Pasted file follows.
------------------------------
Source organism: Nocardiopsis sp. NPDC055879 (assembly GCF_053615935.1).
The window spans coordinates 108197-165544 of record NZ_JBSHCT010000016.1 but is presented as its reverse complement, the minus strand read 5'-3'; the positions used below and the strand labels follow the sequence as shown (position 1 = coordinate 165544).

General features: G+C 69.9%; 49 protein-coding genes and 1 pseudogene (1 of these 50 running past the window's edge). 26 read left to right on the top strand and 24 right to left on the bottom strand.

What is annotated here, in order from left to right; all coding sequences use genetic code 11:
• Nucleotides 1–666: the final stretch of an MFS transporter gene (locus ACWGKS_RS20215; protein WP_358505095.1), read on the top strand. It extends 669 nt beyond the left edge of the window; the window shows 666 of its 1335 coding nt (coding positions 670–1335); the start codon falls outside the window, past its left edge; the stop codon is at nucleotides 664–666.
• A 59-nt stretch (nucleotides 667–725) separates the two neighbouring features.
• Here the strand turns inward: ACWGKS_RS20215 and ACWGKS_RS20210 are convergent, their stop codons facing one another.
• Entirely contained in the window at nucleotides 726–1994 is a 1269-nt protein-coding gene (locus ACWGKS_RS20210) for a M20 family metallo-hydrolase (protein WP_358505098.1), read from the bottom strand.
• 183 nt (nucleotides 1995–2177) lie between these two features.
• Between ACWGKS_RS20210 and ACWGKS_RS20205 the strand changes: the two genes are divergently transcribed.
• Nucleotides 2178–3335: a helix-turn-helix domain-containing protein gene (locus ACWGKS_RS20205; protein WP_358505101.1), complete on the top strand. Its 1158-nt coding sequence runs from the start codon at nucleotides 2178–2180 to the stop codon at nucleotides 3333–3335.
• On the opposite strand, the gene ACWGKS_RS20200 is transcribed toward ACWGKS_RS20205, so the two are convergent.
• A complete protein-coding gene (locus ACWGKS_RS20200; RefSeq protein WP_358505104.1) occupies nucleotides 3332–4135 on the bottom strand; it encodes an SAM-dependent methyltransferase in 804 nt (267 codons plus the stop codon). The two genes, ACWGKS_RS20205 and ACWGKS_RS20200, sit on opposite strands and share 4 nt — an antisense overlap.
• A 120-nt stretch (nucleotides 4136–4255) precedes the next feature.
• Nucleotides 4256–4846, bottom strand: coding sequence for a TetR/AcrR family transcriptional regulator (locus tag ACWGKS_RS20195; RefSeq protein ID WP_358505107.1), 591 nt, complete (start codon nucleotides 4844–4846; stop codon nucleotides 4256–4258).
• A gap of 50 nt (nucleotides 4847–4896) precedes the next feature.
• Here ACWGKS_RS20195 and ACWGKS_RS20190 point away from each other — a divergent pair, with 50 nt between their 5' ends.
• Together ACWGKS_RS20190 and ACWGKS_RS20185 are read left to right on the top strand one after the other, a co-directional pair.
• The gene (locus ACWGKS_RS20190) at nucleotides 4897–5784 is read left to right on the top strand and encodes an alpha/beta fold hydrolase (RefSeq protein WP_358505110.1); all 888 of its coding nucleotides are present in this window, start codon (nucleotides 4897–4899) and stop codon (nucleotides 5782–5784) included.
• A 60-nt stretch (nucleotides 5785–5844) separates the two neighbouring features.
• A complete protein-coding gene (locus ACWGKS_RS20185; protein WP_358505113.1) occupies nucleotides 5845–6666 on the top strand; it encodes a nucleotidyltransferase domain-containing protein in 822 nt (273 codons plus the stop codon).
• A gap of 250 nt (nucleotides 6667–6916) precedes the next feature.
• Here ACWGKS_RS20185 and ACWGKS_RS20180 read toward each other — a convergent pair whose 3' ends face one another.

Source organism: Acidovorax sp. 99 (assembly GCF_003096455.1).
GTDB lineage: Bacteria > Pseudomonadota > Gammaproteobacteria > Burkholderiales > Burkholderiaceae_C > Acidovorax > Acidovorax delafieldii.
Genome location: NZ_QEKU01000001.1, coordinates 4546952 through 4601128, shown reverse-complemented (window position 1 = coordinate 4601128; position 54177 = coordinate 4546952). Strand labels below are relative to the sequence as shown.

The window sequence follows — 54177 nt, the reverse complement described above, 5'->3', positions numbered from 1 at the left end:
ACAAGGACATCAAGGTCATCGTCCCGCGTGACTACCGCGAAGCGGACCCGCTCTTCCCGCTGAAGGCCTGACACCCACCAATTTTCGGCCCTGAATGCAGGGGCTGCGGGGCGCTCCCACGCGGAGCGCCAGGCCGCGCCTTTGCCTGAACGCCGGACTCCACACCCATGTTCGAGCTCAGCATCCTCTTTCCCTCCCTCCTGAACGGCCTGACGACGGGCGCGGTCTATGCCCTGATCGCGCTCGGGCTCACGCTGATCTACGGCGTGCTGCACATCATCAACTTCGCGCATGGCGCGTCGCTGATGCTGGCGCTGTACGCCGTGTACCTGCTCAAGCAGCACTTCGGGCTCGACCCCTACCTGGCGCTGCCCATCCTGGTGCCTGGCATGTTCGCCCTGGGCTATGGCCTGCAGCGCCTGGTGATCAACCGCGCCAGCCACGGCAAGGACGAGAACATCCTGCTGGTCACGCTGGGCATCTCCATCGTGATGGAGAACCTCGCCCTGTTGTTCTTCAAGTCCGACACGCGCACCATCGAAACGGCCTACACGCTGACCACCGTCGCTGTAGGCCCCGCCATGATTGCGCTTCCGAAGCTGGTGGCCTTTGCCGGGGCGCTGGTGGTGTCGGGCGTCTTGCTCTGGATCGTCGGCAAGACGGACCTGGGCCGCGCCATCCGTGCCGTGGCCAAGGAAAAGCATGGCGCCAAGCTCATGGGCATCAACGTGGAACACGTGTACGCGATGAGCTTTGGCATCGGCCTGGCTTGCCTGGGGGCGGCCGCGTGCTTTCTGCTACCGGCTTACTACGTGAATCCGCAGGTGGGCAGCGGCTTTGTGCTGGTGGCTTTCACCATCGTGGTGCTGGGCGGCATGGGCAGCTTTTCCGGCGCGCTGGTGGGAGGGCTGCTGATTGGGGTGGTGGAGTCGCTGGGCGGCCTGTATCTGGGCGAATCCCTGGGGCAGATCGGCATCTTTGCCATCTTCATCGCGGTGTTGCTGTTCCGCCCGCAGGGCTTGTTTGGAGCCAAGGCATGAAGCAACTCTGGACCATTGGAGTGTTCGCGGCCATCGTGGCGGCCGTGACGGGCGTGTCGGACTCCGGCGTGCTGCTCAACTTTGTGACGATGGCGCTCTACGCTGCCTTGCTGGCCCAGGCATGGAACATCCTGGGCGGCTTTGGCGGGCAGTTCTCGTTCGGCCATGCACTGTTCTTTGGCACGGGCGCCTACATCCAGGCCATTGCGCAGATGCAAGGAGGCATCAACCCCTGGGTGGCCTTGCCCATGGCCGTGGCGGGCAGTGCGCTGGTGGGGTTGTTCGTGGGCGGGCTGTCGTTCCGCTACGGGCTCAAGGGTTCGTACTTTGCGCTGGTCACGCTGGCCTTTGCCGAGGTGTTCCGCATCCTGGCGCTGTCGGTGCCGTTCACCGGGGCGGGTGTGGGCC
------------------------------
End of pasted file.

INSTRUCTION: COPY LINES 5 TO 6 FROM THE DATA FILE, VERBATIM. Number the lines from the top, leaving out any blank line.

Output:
• Nucleotides 1–666: the final stretch of an MFS transporter gene (locus ACWGKS_RS20215; protein WP_358505095.1), read on the top strand. It extends 669 nt beyond the left edge of the window; the window shows 666 of its 1335 coding nt (coding positions 670–1335); the start codon falls outside the window, past its left edge; the stop codon is at nucleotides 664–666.
• A 59-nt stretch (nucleotides 667–725) separates the two neighbouring features.